>> now we get reaction from cia director john brennan on sack toons that the cia the senate computer system. they spoke about national security issues at an event hosted by the council on foreign relations. this is 55 minutes. >> good morning. i'm andrea mitchell from nbc news and it's my honor to introduce director of the cia john brennan who after a career at the cia went to the white house as the president's top terror adviser and was confirmed to be the director of central intelligence. he will have opening remarks about his first year as director
of the cia and then we will have the conversation and open it up someu in the audience and of our members sending in questions. thank you all very much. director brennan. >> this was an engagement with a ice aof lack ice -- black few weeks ago leading to a fracture in my hip. it's a pleasure to be here at the council of foreign relations to see so many familiar faces. i would like to thank richard hoss for inviting me just weekend also thanking andrea mitchell for lending her considerable knowledge and insight to our discussion this morning. just over a year ago, i had the privilege of placing my hand on the first printed copy of the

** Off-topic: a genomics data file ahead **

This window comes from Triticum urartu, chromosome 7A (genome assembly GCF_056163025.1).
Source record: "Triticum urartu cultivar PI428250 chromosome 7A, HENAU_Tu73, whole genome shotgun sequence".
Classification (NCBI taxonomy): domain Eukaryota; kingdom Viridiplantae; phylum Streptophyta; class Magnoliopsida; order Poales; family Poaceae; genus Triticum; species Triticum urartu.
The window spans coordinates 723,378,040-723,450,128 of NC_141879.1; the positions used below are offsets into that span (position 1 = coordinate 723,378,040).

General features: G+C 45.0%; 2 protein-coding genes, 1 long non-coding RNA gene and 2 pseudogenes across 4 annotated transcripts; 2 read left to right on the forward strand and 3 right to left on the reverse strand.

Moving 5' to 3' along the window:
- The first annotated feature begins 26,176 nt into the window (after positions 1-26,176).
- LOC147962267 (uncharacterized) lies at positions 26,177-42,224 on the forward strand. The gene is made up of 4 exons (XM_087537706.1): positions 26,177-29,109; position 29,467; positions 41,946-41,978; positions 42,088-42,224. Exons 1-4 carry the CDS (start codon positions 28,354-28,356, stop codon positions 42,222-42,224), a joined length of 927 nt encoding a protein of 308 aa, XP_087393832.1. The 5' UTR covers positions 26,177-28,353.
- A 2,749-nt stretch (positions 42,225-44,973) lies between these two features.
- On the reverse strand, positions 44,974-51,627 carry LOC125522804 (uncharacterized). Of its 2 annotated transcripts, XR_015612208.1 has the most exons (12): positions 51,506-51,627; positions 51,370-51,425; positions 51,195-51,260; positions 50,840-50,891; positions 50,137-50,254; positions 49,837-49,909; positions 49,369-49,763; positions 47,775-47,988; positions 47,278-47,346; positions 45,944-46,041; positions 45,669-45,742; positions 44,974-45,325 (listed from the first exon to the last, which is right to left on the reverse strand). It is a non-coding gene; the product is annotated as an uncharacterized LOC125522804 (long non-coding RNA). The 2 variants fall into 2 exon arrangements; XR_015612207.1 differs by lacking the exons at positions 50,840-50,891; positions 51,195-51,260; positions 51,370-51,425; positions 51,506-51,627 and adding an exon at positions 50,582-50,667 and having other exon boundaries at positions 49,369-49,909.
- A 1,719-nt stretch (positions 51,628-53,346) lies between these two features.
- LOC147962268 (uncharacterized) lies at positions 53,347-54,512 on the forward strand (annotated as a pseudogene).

constitution a draft edited and annotated personally by george washington himself, one of the most treasured items in the national archives. vice president biden swore me in as director of the central intelligence agency. i chose to take my oath on that precious piece of history is a clear affirmation of what it means to all of us at the agency. we have no higher duty than to uphold and defend the rule of law as we strive everyday to protect our fellow citizens. xo many things involving the are the various decisions saying that there were nefarious on ans that i took my oath copy that did not include the bill of rights. we honor not only the constitution but also the bill of rights and all subsequent amendments to our constitution. i just happen to be guilty of
being an ardent admirer of george washington and the historical foundations of this great country. my first career at cia began in 1980. when i turned to the agency absorbing the well acquainted with its people and mission. benefit of the experiencing firsthand the enormous challenges confronting our policymakers as they deal with the marriott of challenges our nation faces an the 21st century. as a result of the tremendous opportunities i was given over more than 30 years working on national security issues, i could see the agency from outside as well as in headquarters in langley, virginia. i could see how the agency's work informs policymaking come in shapes our intelligence and security relationships with countries around the world and, working with other departments and agencies in the u.s. government helps to keep our country safe from harm. plans to retire at the conclusion of president